No one talks about boys like this unless they’re a young footballer running amok, in which case they’re the architect of their own stupidity.
Well I’m calling bullshit, because if every sentence that starts with “girl” then ends with “neurosis”, “body-obsessed”, “eating disorders”, “anxiety” “self-harm” and “social media addict”, we may as well hand-deliver the script at birth and leave them to live it out. Girls can’t be what they can’t see and yet there’s an industry thriving on telling them how badly they’re messed up.
So here’s what I see.
I see girls communicating better than ever. It may not be face to face, but they’re expressing themselves and talking about their lives, whether via Facebook, Instagram, Kik or Snapchat.
Dannielle Miller, author of Loveability: An Empowered Girls Guide to Dating and Relationships, points out that social media has broadened their friendships beyond the school gate.
“Look at Debbie and Sue in Puberty Blues — they either had to meet up or talk on the phone. Today’s kids are powerfully connected and that’s reinforcing their human relationships.”
Yes we hear of girls being “dumped” online or via text, but wasn’t it ever thus? I’ll never forget Mark Munro (sorry mate, but I’ve waited years for this) enlisting his friend. “Angela, it’s Tim here. Mark doesn’t want to go out with you anymore. Bye.” There are still those jerks (of both genders), and long may they be pilloried.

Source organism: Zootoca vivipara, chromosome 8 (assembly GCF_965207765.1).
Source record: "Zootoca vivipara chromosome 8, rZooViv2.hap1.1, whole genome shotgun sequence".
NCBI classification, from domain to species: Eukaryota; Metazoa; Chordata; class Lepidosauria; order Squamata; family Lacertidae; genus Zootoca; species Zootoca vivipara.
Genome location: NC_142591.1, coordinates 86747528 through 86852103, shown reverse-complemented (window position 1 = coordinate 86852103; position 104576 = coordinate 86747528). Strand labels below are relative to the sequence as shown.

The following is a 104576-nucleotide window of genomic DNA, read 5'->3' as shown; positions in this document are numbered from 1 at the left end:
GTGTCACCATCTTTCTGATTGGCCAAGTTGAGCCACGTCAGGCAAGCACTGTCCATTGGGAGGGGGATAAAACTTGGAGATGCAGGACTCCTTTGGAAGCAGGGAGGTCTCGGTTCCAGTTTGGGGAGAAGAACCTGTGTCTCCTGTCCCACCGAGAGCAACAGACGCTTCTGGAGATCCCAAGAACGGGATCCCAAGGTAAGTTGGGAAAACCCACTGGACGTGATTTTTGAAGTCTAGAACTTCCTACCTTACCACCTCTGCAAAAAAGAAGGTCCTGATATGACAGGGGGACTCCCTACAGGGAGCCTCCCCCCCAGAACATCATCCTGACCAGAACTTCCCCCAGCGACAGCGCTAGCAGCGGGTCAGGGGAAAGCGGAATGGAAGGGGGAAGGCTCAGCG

What else? Oh, I see literary heroines aplenty. Katniss Everdeen from The Hunger Games and Tris from Divergent make Little Women look like, well, little women. But it’s John Green’s The Fault In Our Stars — due out in cinemas on June 5 — that’s become a social media supernova.
Quirky, philosophical and funny, it tells the story of two teens who meet at a cancer support group. Like Love Story, the best-selling book in the US in 1970, it’s bittersweet, but with none of the “love means never having to say you’re sorry” nonsense. The characters, Hazel and Gus, are the furthest thing from clichés, but their love is every teen’s — “As he read,” says Hazel, “I fell in love the way you fall asleep: slowly, and then all at once.”
Granted, one of the agonies of modern love is the public way in which it is played out. Status updates and Facebook feeds give a constant reminder, but as Miller points out, that’s not “teen typical”. As she says: “All of us are trying to make sense of relationships in the age of technology.” Seeing the person you love move on brings pain, but it also grows greater resilience.
Porn? Yes, it’s a thing. But increasingly visible are the messages to counter it. In her school workshops, Miller teaches girls how to set their own boundaries and to challenge the idea that “boys do” while “girls get done”.
As for fears that they lack “commitment” — that relationships are now referred to as “having a thing” — it’s just semantics. As a 21-year-old friend told me: “The idea that we don’t have real flesh and blood relationships is just stupid. Me and most of my friends are in relationships and we talk about our feelings, hopes and aspirations.”
Body image concerns and learning how to protect themselves from abuse remain critical issues for girls. But as Jennifer, Gwyneth, Anne and now J-Law have proved you are so much more than the messages peddled about you.